I respect the role of Connétable/Constable and know most of the post holders however as sensible and mature people why were they sitting as a body at the Senatorial Nomination evening. Why were they there, who asked them and how could they justify being there?

Now that 11 of the Connétables/Constables will not have to knock at doors it is hoped that they will find time to upload their manifestos on to  and also organise Parish Assemblies to arrange for independent speakers to discuss the merits of voting “Yes” or “No” before the forthcoming Referendum.

Monday, 15 September 2014

Jersey's Dean---Steel and Gladwin Reports---Update

It is now 18 months since Tim Dakin the Bishop of Winchester suspended Jersey's Dean Bob Key and announced that there would be an investigation into the Dean’s handling of a complaint against a Church Warden.

The suspension arose from the findings of report by Jan Korris who had in November 2011 been commissioned by the Safeguarding Panel for the Diocese of Winchester. What has never been established is why the Korris review was instigated in the first place? However is should be noted that Tim Dakin was not appointed Bishop until April 2012 so was unlikely to have played any part in that decision.

The Korris Report is dated March 2013 but must have been viewed by Bishop Dakin some time sooner because on 8th March he announced that he had suspended Jersey’s Dean.

At the time of the suspension Bishop Dakin said “Firstly I want to give my unreserved apologies to the complainant for her treatment. Protecting the vulnerable is at the heart of the Church of England's mission. With that comes a duty to ensure those in need are properly looked after. It is vital that robust safeguarding policies are in place and, above all, that they are properly implemented."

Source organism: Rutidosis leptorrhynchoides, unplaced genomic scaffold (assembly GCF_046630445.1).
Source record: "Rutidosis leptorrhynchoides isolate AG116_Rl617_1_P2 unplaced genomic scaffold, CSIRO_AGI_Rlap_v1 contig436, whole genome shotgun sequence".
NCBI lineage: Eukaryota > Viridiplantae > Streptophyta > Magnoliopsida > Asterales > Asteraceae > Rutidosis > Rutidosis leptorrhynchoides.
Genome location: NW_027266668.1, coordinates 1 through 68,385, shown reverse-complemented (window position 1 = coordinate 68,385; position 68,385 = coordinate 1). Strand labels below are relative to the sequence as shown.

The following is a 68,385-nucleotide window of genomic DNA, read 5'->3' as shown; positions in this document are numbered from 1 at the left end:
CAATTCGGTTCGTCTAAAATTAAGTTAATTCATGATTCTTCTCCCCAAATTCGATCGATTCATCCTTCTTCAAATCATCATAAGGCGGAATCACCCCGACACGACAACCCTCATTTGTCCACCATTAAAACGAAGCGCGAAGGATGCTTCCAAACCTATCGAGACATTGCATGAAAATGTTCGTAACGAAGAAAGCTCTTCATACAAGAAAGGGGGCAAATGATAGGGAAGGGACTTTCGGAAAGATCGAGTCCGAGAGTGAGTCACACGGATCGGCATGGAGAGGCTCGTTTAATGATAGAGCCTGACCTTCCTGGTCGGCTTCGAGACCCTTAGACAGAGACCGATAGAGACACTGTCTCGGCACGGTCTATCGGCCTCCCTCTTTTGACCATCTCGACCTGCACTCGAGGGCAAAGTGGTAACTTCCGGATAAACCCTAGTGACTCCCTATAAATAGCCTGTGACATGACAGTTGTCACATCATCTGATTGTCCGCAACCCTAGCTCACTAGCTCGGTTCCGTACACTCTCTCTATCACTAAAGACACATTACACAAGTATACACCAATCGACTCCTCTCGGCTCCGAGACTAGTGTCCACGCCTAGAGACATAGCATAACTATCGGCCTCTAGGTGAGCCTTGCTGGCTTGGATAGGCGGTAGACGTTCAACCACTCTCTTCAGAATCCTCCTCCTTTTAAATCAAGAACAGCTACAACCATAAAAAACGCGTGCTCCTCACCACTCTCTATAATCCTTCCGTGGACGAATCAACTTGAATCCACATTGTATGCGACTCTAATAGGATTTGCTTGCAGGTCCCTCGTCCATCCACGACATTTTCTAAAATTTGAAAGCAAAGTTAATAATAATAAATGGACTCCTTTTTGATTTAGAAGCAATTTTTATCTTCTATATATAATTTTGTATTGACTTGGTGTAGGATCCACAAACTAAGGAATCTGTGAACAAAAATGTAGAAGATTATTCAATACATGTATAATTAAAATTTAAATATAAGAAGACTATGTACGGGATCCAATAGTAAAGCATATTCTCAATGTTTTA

“This Independent Report suggests that, put simply our policies were not implemented as they should have been. I am particularly disappointed that the Dean of Jersey refused to cooperate with the review and I have now ordered an immediate and thorough investigation. In the wake of the report, difficult but necessary and decisive actions are required to ensure that, in the future, procedures will be followed properly.”

18 months on it is worth looking to see if there is an outcome of the “difficult but necessary and decisive actions.” On 26th March last year it was announced that John Gladwin the former Bishop of Chelmsford would head a Visitation/Inquiry whereby woolly Terms of Reference were published. This eventually led to the Inquiry being separated with John Gladwin looking into the complicated Constitutional issues and Dame Heather Steel being appointed to investigate the Dean’s handling of the complaint against the Church Warden.

It goes without saying that Bishop Dakin soon sailed into troubled and uncharted waters and was quite unaware of “The Jersey Way” of handling matters particularly if it affected establishment figures or constitutional matters. Soon after the former Bailiff but now Senator Bailhache wrote to the Archbishop of Canterbury protesting at the Bishop’s handling of the matter whereby the Dean’s suspension was lifted.

The process had all the hallmarks of a “done deal” because the Dean offered a meaningless apology for failings in his administration. I may add that the Archbishop of Canterbury had also offered public but not personal apologies to the victim.